Wool prices are feeling the fickle fate of demand.
In Australia this week, the Eastern Market Indicator was down 42 cents to $15.72 per kilogram clean from the sale a week ago. A total of 37,598 bales were offered with sales of 86 percent, according to the U.S. Department of Agriculture’s weekly report issued August 26.
The USDA report put Australian wool at $5.26 a pound clean delivered to the U.S., with average prices down 20 cents a pound from the previous sale.
Australian Wool Innovation said following two weeks of consecutive rises and seeing the benchmark Eastern Market Indicator go into record territory, the market hit a price point where it hurt demand and the market reacted accordingly. In addition, more than 18 percent of the Melbourne merino fleece and 12 percent of the Sydney merino fleece failed to reach growers expectations.
“Given the prices being offered were just off a record high level, this was a paradoxical figure to most exporter buyers, but perhaps it was more to do with the speed of the market adjustment rather the actual price level that caused such high passed in rates,” the Australian Wool Innovation said in its Wool Market weekly report for the sales week ended August 24.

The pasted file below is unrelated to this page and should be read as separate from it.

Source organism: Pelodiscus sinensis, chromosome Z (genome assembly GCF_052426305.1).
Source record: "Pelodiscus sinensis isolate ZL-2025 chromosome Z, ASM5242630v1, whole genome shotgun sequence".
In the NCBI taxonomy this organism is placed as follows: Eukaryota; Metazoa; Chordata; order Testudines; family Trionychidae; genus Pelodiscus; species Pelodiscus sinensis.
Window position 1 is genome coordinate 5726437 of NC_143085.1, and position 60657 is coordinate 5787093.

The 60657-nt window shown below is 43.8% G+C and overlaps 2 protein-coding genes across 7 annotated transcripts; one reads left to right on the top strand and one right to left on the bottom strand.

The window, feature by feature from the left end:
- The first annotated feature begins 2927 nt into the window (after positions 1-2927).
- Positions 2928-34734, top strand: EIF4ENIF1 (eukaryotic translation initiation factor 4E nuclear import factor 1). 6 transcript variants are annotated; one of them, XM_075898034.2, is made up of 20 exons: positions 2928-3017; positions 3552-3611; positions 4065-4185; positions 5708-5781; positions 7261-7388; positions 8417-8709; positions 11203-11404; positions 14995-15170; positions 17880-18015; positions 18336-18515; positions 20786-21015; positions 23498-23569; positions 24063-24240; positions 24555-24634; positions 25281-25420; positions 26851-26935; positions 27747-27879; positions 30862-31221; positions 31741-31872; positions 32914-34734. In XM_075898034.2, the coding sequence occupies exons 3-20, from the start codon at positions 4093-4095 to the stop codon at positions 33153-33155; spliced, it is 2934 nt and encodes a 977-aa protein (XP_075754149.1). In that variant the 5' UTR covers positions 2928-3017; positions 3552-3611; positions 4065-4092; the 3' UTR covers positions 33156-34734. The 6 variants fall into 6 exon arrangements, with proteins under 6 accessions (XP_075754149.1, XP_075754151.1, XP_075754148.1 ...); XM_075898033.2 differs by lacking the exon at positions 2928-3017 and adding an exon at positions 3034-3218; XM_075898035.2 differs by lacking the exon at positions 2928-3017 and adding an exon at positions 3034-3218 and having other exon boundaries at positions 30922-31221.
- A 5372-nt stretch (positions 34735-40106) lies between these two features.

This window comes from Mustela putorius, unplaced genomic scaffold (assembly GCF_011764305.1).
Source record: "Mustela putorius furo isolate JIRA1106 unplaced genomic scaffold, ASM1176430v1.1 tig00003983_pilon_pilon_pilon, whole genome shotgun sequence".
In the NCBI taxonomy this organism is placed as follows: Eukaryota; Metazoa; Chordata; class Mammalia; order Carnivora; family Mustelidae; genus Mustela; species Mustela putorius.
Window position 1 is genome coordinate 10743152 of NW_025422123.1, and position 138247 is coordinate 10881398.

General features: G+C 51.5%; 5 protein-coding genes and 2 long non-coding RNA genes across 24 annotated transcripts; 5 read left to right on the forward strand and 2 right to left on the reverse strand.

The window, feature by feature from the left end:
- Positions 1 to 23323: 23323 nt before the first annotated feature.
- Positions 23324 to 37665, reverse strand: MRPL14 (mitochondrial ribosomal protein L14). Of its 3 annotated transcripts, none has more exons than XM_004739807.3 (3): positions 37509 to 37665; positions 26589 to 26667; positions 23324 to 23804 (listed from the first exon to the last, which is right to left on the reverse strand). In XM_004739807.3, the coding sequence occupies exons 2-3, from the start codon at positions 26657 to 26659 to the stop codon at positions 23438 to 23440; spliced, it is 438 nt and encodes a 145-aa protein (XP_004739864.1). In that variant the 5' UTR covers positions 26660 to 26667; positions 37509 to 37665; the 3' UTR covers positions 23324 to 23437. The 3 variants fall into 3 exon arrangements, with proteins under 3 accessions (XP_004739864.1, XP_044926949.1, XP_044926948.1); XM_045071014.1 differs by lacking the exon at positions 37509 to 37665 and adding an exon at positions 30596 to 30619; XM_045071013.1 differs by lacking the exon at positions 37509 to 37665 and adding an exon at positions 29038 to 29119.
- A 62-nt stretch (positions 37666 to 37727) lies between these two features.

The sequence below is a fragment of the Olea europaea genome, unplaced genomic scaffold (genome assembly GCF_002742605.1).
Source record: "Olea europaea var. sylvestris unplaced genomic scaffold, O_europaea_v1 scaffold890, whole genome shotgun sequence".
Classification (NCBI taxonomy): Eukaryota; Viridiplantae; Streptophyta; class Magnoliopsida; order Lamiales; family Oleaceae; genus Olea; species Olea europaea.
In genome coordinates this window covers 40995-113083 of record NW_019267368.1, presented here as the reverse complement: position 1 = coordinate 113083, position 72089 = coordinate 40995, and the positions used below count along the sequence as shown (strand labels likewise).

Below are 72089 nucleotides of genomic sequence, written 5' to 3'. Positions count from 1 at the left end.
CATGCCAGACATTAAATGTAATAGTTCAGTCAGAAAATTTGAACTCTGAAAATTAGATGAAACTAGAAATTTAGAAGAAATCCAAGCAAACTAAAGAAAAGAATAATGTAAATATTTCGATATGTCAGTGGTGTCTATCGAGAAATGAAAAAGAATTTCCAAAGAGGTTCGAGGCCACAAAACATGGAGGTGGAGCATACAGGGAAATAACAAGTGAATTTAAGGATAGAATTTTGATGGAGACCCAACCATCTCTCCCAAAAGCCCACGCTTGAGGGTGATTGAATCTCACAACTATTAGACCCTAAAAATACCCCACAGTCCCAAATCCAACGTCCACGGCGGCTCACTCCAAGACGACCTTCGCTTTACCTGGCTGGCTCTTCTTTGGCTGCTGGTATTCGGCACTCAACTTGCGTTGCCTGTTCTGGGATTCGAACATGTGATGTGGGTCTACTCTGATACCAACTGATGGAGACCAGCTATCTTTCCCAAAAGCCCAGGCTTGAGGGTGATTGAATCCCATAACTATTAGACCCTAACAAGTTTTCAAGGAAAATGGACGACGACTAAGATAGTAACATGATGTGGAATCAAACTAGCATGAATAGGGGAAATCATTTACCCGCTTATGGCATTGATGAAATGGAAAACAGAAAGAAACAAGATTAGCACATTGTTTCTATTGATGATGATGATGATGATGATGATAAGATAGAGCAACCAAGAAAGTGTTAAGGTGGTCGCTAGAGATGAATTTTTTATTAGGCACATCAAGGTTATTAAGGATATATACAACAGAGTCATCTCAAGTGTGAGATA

Prior to last week, the EMI prices was up 28 percent year-over-year in U.S. dollar terms.
AWI said large orders from China in the previous week seemed to dry up overnight at the start of last week. Buyers approached the sales with extreme caution, and as soon as weakness became the trend, most buyers retreated steadily to levels that were more reflective of where the buying demand has appeared the previous week. Those locally based exporters that had written forward orders also withdrew, and bought sparingly, waiting to achieve price levels that were more representative of where they had sold.
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However, strong buying from Italy ensured a different market direction on the spinners. Few bales were allowed to go to their competition and this led to a slight escalation in prices, bucking the trend of all other wool sectors.
In contrast, spot cotton prices averaged 67.01 cents per pound for the week ended Aug. 24. The weekly average was up from 65.91 last week, but down from 66.19 cents reported the corresponding period a year ago.
Meanwhile, global synthetic fiber prices rose 7.3% in July, according to the most recent data from PCI Research. It represents the continuation of a months-long trend during which the overall price index has sustained high-single-digit increases, primarily due to significant increases in Asian prices.